Whether you’re working at home more because it makes more sense or situations, such as the current coronavirus outbreak, are forcing you to, there are issues to overcome.
Moving out of an office, where everything is planned and provided for you, can be a difficult step for many. Here, we aim to make things easier with our top tech hacks to stay healthy and sane when working from home.
Get a fitness tracker
Going to work gives your brain time to adjust from leisure time to work time. And, when you leave the office, you largely get to leave your work behind (or at least visual reminders of it). If you work from home, you don’t naturally get that commute and time for your brain to shift modes. Nor do you get as much exercise.
Having a routine is useful when working from home, rising at the same time each day, getting ready and then settling down to work. Many people find it handy to build in a false commute, too, such as walking around the block before starting work and after finishing it.
A fitness tracker or smartwatch can help. They’ll prompt you when it’s time to stand up and they track how active you’ve been, so you can make sure that you have an active life and aren’t vegetating away by not moving.
Related: How to spend less time on your phone
Get a comfortable workspace
Hand-in-hand with staying active comes the need to have a proper place that you can work. Lying back on the sofa may seem like the best way to work from home, but do this too often and for too long and you’ll soon find problems with your posture. And, working around the house can make it hardy to tidy away work at the end of the day, letting you get stuck constantly in work mode.
There are two important things here, then. First, you need an area in your home dedicated to work. Secondly, you need a comfortable work area.
Let’s take the first need. Having a dedicated work area means that you can ‘leave’ work when you’re finished, so your home doesn’t turn into an extension of the office. If you’ve got space, a proper desk in a separate room or spare bedroom makes sense.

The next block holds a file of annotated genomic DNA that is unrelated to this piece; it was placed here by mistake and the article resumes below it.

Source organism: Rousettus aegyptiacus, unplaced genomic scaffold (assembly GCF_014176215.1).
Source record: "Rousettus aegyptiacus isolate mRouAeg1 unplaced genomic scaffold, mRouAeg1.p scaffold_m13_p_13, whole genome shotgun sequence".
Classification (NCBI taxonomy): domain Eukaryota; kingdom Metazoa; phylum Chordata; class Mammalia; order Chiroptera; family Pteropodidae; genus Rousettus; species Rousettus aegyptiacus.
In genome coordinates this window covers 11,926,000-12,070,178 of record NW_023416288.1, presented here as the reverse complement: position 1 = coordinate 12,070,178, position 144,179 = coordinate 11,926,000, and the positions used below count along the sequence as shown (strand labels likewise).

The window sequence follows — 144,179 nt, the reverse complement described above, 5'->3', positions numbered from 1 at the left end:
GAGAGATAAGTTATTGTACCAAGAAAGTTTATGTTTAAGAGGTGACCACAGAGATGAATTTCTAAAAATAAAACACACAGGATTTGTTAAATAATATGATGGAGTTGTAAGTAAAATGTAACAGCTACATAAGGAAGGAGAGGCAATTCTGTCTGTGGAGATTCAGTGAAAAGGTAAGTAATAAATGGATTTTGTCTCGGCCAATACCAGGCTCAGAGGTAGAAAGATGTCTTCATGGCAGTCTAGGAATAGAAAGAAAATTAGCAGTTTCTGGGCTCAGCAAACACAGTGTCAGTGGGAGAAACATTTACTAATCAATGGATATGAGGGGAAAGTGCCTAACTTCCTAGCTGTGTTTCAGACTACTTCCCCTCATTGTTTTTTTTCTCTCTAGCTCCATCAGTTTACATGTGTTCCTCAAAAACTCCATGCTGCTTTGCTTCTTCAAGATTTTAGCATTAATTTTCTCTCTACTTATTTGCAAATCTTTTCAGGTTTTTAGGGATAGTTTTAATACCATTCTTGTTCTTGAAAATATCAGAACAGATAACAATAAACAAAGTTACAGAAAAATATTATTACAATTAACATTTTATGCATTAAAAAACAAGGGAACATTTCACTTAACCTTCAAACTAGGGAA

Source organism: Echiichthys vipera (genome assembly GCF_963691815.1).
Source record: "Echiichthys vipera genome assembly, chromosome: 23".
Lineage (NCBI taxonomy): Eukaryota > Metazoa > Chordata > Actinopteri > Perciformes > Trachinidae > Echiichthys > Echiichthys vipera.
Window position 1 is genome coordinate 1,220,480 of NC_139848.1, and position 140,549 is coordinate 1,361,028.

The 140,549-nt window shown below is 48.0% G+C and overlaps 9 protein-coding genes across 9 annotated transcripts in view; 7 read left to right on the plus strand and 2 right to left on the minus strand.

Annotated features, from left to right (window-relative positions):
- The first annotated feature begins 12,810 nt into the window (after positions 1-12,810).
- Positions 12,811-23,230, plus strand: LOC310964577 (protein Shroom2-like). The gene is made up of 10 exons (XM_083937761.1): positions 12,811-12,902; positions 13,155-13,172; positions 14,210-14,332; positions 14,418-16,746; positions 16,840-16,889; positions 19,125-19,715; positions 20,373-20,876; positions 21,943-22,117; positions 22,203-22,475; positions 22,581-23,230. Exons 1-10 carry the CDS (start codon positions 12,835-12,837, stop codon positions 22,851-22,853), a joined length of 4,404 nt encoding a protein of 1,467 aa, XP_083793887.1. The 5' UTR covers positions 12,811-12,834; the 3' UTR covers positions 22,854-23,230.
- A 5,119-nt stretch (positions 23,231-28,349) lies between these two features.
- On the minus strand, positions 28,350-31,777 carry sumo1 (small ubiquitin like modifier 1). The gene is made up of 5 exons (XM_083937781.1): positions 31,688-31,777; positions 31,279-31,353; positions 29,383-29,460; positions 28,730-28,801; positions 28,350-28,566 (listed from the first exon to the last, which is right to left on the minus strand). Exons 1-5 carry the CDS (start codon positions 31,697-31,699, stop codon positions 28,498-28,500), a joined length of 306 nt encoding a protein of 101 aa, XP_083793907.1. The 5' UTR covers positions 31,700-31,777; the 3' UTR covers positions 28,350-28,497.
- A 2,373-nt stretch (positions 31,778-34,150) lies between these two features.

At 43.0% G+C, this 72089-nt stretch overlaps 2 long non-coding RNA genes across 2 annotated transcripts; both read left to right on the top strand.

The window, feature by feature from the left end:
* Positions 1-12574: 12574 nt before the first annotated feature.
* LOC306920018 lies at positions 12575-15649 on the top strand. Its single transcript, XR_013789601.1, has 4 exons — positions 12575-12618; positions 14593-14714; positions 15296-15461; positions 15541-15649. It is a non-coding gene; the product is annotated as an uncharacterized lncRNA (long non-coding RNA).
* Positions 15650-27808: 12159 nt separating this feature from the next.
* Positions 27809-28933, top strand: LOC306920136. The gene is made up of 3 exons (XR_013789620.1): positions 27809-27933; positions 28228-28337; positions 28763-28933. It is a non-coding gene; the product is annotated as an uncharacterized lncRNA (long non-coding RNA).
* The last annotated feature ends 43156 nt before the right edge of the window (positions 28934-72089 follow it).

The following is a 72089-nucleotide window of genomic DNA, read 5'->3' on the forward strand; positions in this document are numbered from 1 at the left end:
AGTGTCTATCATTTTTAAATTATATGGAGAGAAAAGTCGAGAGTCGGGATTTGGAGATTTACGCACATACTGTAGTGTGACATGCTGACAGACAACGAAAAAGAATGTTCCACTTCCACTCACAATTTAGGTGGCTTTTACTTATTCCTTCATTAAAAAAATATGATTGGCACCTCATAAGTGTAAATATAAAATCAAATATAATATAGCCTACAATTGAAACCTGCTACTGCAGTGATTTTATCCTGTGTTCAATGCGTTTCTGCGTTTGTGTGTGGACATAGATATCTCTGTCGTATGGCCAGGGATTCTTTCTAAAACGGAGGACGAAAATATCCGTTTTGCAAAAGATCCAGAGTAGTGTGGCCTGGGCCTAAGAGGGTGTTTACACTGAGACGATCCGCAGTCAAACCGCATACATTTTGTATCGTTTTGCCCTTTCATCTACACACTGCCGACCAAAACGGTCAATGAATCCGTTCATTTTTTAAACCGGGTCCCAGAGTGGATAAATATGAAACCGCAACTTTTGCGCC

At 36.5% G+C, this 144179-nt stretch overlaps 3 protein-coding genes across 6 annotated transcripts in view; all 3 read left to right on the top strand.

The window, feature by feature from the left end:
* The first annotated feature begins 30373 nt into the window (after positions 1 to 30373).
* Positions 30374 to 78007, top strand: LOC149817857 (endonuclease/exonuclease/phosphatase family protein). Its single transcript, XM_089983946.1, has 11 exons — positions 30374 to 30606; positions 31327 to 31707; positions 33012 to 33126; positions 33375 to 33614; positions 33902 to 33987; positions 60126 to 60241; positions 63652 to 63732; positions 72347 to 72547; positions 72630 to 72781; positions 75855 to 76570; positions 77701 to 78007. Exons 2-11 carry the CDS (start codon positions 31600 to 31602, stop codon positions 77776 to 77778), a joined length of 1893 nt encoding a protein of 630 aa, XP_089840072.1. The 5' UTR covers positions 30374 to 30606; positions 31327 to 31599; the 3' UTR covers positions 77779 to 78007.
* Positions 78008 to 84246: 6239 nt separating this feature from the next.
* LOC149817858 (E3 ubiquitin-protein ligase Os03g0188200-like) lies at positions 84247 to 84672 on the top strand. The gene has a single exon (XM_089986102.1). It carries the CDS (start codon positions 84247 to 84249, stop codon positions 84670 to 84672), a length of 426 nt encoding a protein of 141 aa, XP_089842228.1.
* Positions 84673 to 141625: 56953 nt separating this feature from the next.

If you don’t have physical space for a permanent desk, then you can buy folding desks that you can fold up and move out of the way, or stash out of the way in a room. Make sure that you have a comfortable chair, either a proper office one or decent dining room chair that lets you sit with your back straight.
The important thing is that you can either move your work away at the end of the day or have the ability to work away from it.
When it comes to setup, there’s no right or wrong, but if you have space and are working from a laptop, a stand that props the screen at the right angle and height is very important. If you can, invest in an external monitor that you can plug into your computer, as this will be easier to work from.
Laptop keyboards also aren’t the best for longterm working, so buy an external keyboard and mouse if you can, as this gives you more flexibility on where you place them and can make extended periods of work easier to get through.
Smart lighting can be your saviour
Offices are set up to have consistent lighting but our homes aren’t. Work from home on a bright day and your house may be flooded with light; an overcast day or working in the winter can leave you tapping away in a darkened room.
Lighting can be your saviour. Ideally, you want a light where you can change the colour temperature, where a bulb can go from a warm-yellow light (relaxing) to a bright blue colour (energising).
There are dedicated table lamps, such as the excellent (but expensive) Dyson Lightcycle. This model will adjust the colour of its light automatically based on your location, synchronising with your phone via Bluetooth.
Smart light bulbs can do this, too. The Philips Hue White and Colour Ambiance bulbs let you adjust colour temperature manually. The more modern bulbs are Bluetooth compatible, so you don’t have to buy the Hue Bridge, giving you the option to buy a single bulb and install it in a regular lamp where you’re working. LIFX Wi-Fi bulbs can change colour temperature automatically throughout the day, matching it to natural light.
Get a clock
Put a clock somewhere where you can see it clearly, such as the Amazon Echo Wall Clock that synchronises to an Echo smart speaker. You can use this, where possible, to start and stop work at regular times, so that your office life doesn’t encroach on your home life.